Friday, July 4, 2014

Shirokage

You might recall that back in May, I tied two fat quarters with ori nui stitches in a grid and then pulled the stitches up tight:



I decided I would dye one piece as is, while I would try shirokage (white shadow) shibori with the other.  With shirokage, the fabric is tied to a pipe or rope in order to provide a resist, so that the ridge created by the pulled stitches gets most of the dye, while the background remains lightly colored.  I tied one of the stitched and cinched up fabrics to a doubled-up rope, and then I put both fabrics through six rounds in the indigo vat.

The results make for a fascinating comparison:



The first fabric, which went straight into the vat, is perfectly nice and beautifully colored, but it's not nearly as dramatic or striking as the shirokage piece, at least to my eyes.  Isn't it fascinating how two identically prepared fabrics can turn out so differently?

More recently, I tied another ori nui piece with a pattern of interlaced lines.  Unfortunately, I don't have a good close-up from before the fabric went into the vat, but it's the one at the bottom of the pile in my June 24 blog entry.  I tried shirokage with that FQ as well, and it's my favorite from last week's dyeing session:


I used Kaufman Essex linen (55% linen, 45% cotton) PFD for this sample, and I love the extra visual texture that the linen provides.  It's almost like the canvas of a painting.  In fact, I hate to contemplate cutting this fabric up for a quilt--it's tempting to stretch it onto a frame and hang it without any further ado.  Or maybe it will become the center of a medallion quilt?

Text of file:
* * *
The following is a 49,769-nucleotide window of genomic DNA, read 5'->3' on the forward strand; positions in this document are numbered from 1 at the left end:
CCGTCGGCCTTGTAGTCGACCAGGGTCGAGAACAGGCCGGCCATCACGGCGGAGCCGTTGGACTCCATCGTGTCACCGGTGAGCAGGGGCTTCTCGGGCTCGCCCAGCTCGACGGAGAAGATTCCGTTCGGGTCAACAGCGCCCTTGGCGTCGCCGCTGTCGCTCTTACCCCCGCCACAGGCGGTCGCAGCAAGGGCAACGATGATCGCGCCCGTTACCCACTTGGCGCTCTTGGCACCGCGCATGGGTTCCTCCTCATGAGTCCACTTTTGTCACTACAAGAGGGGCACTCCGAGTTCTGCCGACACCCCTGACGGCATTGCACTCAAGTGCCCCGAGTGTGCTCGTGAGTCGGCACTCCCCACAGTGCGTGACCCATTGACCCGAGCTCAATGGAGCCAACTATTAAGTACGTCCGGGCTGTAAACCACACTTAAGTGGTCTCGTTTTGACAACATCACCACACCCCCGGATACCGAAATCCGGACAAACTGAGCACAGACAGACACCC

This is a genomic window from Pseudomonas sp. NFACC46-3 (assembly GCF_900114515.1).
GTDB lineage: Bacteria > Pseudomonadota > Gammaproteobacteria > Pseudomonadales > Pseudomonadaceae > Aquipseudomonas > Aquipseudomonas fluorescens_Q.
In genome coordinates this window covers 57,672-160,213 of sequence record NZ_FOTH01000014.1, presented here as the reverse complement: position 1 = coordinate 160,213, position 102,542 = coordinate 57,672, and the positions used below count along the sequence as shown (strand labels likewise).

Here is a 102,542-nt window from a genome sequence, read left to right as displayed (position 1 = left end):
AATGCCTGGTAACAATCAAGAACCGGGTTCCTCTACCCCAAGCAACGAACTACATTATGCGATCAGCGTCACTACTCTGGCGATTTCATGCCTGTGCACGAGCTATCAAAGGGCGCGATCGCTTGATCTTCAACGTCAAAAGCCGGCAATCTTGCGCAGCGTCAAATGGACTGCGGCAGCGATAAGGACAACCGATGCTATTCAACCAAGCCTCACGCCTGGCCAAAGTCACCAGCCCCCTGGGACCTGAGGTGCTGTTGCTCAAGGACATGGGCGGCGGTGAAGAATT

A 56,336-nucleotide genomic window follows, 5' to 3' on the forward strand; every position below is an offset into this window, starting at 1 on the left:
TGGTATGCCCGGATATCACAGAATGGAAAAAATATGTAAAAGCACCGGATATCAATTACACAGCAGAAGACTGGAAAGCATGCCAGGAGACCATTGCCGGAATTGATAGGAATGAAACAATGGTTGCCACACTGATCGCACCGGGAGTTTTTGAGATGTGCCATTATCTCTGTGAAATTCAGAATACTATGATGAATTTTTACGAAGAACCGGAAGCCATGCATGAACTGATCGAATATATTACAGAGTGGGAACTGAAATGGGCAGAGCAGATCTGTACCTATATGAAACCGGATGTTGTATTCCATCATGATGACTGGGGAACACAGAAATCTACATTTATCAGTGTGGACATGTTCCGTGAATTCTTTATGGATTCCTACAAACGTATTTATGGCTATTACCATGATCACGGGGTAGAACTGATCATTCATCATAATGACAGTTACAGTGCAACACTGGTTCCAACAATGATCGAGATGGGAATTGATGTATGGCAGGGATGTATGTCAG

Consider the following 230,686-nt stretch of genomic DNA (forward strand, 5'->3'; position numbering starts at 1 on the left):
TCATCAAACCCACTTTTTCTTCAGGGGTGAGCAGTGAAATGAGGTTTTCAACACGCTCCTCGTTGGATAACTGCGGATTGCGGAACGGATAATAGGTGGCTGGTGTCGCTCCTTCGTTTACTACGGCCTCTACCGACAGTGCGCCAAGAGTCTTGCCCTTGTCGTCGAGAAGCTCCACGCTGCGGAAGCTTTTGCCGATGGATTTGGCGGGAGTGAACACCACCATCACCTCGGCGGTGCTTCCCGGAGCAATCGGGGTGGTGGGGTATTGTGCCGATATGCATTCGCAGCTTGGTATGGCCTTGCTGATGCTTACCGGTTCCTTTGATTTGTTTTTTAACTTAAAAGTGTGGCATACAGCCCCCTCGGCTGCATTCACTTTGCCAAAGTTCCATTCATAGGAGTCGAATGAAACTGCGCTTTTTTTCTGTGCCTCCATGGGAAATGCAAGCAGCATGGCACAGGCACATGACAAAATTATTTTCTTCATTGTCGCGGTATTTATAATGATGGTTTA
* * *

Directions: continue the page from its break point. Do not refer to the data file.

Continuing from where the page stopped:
I've since read up on the details of the shirokage technique in Wada et al., Shibori: The Inventive Art of Japanese Shaped Resist Dyeing.  It's possible to produce a much whiter background, by lining the back of the tied fabric with cotton wadding (e.g., quilt batting!) before tying it to the resist, and also filling in the holes on the front side with wadding.  Now I know what to try next time!

Happy Fourth of July!  Hope there's plenty of sewing, quilting, and fabric dyeing out there south of the border, in between the barbecuing, World Cup matches, and fireworks!

6 comments:

  1. I love that interlaced design piece, but they have all turned out so beautifully - you should teach a workshop!

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  2. So interesting! Maybe next time you can take a photo of the piece tied to the rope as well - I have a hard time imagining how that gives the desired effect. But the difference is certainly dramatic!

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    1. Monica, I just posted a more extensive account of shirokage dyeing, with a lot more photos. Check out my August 7 entry, if you're interested!

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  3. Wonderful! It seems you're really enjoying your adventures with indigo dyeing.

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  4. Beautiful work - they've really turned out well!

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    1. Thanks, Kim, and everyone else! I have plans for a little more shirokage in my next round of dyeing, and I'll try to take a decent range of photos of the actual process. Although it's time-consuming, I really, really love this technique!

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